While Yale professors face difficult questions, they usually do not have to take a stab at inquiries on the physical phenomenon known as “blue balls.”
“Someone immediately raised his hand [in our workshop, and] the first question we got was, ‘What is blue balls?'” said Noah Dobin-Bernstein ’06, one of the group leaders for the HIV, AIDS and sexually transmitted infections portion of the Community Health Educators curriculum.
Community Health Educators, from a Dwight Hall organization of the same name, field such questions with the grace of a tenured faculty member.
“We gave a technical response,” Dobin-Bernstein said, debunking many of the myths of blue balls. “Often the myths that [students] have heard from their peers and their media perpetuate.”
As the University continues to research the effectiveness of different HIV-prevention techniques, Yale health program coordinators say their groups’ techniques have proven effective for the both the Yale and New Haven communities. The University maintains numerous organizations that address pressing health concerns. To help combat the spread of sexually transmitted infections, Yale supports organizations that work within the University, the city of New Haven and abroad.
Melinda Delis ’06, the publicity head of Walden, a peer-counseling organization at Yale, said there are many on-campus educational outlets for students.
“My personal opinion is that there are a lot of resources available at Yale,” Delis said.
The Community Health Educators group is comprised of undergraduate students who go to local high schools to educate students on health-related issues.
Because the New Haven School District cut most of its sexual education funding in 1999, CHE has filled the void by supplying health education in New Haven schools, CHE Co-Coordinator Cara Demmerle ’06 said. The organization began with six students in one classroom at Wilbur Cross High School. Now 130 Yale students teach about 1,000 freshmen every year at 11 schools.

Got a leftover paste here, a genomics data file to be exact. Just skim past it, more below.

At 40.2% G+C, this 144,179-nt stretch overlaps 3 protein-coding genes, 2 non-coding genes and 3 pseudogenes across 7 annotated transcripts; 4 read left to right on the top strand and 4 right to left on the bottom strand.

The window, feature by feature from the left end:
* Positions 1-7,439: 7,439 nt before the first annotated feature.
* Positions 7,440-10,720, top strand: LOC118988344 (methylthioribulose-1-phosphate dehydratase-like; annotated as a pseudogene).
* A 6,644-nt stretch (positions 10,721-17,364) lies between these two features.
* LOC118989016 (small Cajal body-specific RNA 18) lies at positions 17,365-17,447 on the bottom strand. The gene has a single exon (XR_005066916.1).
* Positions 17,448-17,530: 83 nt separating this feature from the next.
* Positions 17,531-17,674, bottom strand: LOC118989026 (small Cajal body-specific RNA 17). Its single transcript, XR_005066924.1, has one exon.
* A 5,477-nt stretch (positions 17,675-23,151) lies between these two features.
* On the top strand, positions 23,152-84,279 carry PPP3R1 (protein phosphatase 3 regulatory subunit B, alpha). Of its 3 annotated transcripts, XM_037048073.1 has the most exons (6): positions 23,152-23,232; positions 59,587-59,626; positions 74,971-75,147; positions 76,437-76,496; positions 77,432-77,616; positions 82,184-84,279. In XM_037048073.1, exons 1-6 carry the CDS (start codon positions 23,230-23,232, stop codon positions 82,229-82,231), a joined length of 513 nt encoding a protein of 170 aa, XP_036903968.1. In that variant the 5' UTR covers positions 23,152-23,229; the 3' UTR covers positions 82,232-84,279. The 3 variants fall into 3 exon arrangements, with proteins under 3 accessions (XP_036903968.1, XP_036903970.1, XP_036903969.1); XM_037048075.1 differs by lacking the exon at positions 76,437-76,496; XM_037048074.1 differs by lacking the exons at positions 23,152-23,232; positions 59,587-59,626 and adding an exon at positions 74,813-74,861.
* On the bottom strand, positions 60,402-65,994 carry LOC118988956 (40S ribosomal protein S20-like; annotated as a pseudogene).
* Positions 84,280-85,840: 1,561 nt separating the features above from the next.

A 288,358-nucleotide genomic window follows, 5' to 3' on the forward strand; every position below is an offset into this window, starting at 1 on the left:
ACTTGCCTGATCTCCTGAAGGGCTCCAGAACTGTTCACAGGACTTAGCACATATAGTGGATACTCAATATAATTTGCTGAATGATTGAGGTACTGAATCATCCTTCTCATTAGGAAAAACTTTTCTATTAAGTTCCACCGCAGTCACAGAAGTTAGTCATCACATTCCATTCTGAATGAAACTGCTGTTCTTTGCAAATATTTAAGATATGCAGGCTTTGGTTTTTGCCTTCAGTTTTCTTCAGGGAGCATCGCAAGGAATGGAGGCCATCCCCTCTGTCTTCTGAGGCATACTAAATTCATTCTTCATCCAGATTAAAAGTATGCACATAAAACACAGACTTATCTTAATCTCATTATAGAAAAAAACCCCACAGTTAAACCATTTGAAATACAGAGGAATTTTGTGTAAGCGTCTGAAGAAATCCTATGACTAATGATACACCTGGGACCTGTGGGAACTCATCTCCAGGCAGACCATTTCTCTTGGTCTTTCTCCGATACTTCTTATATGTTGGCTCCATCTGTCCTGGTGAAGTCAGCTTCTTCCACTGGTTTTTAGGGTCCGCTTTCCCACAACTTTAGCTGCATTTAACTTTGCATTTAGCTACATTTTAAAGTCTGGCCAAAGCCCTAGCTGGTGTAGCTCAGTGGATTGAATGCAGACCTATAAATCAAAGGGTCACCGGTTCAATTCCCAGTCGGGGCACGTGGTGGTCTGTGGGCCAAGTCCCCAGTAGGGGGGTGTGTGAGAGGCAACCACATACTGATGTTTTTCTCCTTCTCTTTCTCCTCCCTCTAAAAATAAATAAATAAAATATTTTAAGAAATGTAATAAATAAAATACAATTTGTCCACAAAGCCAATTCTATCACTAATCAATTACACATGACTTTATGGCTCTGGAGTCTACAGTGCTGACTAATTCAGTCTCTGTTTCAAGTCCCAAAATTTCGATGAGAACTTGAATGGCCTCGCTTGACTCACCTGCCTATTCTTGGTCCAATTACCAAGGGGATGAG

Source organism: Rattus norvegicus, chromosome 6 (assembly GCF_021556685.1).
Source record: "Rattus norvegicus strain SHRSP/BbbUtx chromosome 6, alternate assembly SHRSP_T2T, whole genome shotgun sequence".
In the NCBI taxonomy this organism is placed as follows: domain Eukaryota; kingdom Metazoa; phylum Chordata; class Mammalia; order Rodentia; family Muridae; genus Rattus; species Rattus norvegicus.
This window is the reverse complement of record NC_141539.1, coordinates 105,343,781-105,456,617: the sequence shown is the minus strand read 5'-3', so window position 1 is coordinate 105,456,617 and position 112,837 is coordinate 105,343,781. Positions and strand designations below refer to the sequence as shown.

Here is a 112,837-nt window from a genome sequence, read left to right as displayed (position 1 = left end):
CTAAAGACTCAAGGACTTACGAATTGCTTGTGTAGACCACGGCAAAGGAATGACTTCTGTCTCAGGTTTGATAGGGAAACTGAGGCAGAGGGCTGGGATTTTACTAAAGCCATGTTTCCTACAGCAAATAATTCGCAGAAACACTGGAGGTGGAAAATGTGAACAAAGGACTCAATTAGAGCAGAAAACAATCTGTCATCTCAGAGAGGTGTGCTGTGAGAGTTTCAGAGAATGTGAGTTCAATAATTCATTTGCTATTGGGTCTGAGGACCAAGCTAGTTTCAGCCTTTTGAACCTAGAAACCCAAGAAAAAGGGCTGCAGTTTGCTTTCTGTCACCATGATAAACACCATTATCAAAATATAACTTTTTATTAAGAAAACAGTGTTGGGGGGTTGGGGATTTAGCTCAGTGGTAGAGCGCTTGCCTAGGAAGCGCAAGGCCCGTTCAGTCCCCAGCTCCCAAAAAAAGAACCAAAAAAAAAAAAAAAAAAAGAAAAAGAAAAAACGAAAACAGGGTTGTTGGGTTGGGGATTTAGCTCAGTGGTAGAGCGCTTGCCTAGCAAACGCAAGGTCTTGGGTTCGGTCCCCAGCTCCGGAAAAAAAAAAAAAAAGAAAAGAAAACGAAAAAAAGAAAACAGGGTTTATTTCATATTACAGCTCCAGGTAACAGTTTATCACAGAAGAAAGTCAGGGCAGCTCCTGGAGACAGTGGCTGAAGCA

“We are definitely reaching more students than we have in the past,” Demmerle said.
The organization provides health-related information and resources students can use to find out more about health concerns.
“More than anything we try to facilitate an honest and informed conversation about HIV and other STDs,” Dobin-Bernstein said. “From there we go on to discuss symptoms of different diseases, in what ways they can be transmitted and what ways they can’t be transmitted, [because] if you can avoid just those few things, it is very possible to remain safe.”
CHE deals with many health issues, ranging from nutrition to contraception, not just HIV, which is a recent addition to the CHE curriculum.
“We create a space where people in public schools can ask questions of people not much older than them … [about] issues that they’re not very comfortable discussing,” Dobin-Bernstein said.
The educators have to continually reinvent the manners in which these topics will be presented to the students. Constantly finding new ways to address health concerns requires an ever-evolving training process, Demmerle said.